Thursday, March 11, 2004

The Attacks in Madrid

Hugh Hewitt just reported that today (3/11/04) is 911 days after 9/11/01. I guess we have a better idea about who did this.

Update: Actually I think it's 912 days. Maybe the terrorists were more interested in the 3/11 date or they just forgot about this being a leap year.

Update: As I saw the pictures I was reminded of an earlier atrocity suffered by Spanish citizens. Maybe a President Kerry would commission another mural for the people of Madrid. This is not the Democrat party of FDR, after all.

Socialism and Medicine

TCS reports a case of medicine shackled by socialism.

Wednesday, March 10, 2004

Hugh Hewitt is playing and replaying Kerry's remark . . .

to a supporter "These guys are the most crooked, you know, lying group I've ever seen. It's scary," apparently referring to the Bush administration. I'm tired of hearing it already. It didn't surprise me, or disappoint me, since I knew how he has smeared others in the past for his own political advantage.

Vodkapundit is all over this.

The AP reports that Kerry's spokesman says he was talking about his "Republican critics in general. 'The Republicans have launched the most personal, crooked, deceitful attacks over the last four years," Wade said. 'He's a Democrat who fights back.'" This echos Josh Marshall, so it must really be part of their talking points memos. The problem is that they either can't tell the difference between valid criticism and debate and "personal, crooked, deceitful attacks," or they don't care. (Probably the latter.)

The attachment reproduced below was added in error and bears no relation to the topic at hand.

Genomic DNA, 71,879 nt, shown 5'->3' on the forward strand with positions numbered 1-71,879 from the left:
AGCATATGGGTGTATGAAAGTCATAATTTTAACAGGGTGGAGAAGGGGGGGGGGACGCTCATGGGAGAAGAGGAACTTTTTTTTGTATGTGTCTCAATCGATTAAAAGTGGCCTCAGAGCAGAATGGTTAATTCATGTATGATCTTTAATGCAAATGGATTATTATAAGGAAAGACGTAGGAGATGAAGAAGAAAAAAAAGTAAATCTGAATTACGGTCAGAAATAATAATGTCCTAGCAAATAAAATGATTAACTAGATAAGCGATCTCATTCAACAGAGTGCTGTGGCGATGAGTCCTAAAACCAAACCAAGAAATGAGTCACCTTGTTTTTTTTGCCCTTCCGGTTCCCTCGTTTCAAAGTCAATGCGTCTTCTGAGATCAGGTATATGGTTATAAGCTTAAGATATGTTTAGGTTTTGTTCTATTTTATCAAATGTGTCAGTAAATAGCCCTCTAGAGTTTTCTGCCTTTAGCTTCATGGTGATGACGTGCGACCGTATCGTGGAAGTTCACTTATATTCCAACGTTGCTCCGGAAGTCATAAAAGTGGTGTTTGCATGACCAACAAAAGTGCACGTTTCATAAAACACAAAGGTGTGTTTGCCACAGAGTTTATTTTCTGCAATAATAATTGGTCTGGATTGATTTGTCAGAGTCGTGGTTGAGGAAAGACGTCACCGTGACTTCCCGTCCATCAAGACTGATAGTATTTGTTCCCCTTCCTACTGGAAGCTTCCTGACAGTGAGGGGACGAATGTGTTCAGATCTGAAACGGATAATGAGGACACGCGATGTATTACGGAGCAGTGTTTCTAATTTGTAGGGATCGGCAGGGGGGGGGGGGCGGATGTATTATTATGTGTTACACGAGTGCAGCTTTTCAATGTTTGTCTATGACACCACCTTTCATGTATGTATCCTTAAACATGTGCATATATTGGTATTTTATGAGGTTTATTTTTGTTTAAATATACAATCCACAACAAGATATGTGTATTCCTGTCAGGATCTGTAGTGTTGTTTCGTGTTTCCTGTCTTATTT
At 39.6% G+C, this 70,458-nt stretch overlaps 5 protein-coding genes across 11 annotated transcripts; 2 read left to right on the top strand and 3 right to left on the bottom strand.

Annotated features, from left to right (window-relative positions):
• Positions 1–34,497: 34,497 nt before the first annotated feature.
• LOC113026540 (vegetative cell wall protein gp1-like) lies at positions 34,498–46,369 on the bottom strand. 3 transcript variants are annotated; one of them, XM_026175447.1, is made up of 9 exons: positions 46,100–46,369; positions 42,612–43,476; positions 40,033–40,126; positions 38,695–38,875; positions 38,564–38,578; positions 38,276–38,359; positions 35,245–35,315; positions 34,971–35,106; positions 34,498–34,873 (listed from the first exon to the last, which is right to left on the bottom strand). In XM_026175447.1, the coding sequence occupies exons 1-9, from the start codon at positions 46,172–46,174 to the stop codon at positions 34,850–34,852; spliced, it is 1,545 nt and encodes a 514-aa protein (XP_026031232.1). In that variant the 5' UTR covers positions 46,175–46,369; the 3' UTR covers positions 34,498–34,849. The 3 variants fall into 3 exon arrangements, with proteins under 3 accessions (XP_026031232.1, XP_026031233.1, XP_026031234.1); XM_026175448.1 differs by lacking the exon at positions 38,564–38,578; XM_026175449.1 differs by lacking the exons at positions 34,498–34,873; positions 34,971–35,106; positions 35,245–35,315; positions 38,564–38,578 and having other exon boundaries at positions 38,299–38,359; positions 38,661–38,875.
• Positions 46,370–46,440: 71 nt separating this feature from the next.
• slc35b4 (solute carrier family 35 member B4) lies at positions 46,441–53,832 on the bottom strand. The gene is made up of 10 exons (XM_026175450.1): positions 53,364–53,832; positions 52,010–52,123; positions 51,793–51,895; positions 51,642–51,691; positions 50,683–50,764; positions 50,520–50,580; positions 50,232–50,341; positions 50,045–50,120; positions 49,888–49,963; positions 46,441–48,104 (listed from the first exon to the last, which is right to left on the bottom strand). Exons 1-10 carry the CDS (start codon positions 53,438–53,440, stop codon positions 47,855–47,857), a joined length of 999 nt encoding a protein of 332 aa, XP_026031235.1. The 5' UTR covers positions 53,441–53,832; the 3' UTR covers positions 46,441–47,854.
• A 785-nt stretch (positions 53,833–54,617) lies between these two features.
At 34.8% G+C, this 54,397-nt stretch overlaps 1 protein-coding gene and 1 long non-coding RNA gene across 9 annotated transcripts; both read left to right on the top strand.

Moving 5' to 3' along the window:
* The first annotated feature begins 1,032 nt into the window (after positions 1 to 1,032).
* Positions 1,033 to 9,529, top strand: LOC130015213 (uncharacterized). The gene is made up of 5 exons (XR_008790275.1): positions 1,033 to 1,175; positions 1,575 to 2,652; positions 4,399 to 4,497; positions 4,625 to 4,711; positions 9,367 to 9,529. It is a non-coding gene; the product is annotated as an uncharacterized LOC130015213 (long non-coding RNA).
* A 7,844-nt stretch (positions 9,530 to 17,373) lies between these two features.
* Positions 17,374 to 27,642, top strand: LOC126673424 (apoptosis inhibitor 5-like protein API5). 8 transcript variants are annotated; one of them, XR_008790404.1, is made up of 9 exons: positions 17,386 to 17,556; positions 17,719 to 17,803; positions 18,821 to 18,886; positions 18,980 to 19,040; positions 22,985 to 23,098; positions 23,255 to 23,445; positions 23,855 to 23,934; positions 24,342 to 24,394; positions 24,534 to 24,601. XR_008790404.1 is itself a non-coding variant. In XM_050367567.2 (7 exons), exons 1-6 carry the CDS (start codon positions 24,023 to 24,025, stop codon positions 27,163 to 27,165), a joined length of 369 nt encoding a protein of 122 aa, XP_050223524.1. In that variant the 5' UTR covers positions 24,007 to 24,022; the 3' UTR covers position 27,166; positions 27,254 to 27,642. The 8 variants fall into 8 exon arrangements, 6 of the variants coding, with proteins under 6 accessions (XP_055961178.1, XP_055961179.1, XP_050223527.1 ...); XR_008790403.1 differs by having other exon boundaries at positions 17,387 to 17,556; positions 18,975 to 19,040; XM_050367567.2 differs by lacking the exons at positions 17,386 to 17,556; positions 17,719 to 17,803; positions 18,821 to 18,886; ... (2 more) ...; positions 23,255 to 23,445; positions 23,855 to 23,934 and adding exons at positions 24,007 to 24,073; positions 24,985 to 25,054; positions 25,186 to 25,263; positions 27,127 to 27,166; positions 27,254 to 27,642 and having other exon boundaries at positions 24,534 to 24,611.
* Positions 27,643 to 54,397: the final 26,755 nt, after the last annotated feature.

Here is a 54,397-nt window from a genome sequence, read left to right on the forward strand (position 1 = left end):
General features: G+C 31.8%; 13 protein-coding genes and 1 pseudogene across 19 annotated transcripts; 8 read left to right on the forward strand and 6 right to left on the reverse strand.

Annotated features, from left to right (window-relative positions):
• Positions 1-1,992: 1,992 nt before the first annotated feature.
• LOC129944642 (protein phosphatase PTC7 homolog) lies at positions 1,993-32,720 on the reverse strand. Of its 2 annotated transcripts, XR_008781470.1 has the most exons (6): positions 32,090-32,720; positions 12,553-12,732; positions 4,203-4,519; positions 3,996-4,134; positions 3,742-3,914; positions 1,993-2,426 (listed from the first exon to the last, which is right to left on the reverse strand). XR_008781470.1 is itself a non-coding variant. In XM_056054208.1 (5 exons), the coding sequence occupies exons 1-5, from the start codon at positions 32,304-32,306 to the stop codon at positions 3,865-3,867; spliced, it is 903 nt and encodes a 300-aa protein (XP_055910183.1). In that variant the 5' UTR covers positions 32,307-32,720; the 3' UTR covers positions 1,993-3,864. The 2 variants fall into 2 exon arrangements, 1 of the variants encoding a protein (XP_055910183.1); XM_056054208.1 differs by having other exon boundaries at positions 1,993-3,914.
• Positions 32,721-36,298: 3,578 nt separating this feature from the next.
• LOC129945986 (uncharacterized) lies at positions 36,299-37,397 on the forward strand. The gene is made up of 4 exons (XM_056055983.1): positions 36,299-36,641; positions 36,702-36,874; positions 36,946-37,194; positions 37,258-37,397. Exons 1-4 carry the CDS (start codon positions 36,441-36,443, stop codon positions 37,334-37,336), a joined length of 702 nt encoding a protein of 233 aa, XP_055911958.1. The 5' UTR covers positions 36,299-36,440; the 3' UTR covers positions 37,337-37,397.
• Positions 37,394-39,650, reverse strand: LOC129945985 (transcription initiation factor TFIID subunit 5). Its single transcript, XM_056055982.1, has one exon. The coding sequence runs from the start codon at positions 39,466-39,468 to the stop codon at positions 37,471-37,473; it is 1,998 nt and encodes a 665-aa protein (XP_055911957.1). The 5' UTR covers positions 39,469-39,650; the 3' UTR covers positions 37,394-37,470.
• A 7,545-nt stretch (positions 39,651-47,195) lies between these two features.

Think about the train of sophistry: First, Bush points to Kerry's anti-war activism and his voting record in the Senate. Second, you interpret that as an attack on Kerry's patriotism (?!) Third, work up a righteous indignation over the slur to your patriotism. And four, you call it dirty, crooked, personal and deceitful.

This explains the hysterical things the Democrats are all saying. I can only hope that the media advantage they're given by the likes of Peter Beinart, Paul Krugman and Josh Marshall, as well has groups like running illegal ads attacking Bush. You can count on them continuing to do so until the FEC actual establishes its new regulations. I thought when Congress passed the McCain-Feingold law that they must have had some scheme in mind to get around it, because the Democrats just can't raise the kind of hard money that the Republicans can. They can raise wads from Hollywood lefties and eccentric Billionaires, but the whole point of the law was to pinch off this kind of thing. I remember how in 1996 Clinton violated all kind of fundraising laws and people from his campaign were reported to have said that they were willing to do so because after you've won, it doesn't matter. So the FEC passed new rules, and seeks and gets an injunction against these '527' groups. They'll just appeal and keep on violating the law as it works its way through the courts. Of course, if they do, Republican groups won't sit by and watch. It'll get awfully ugly.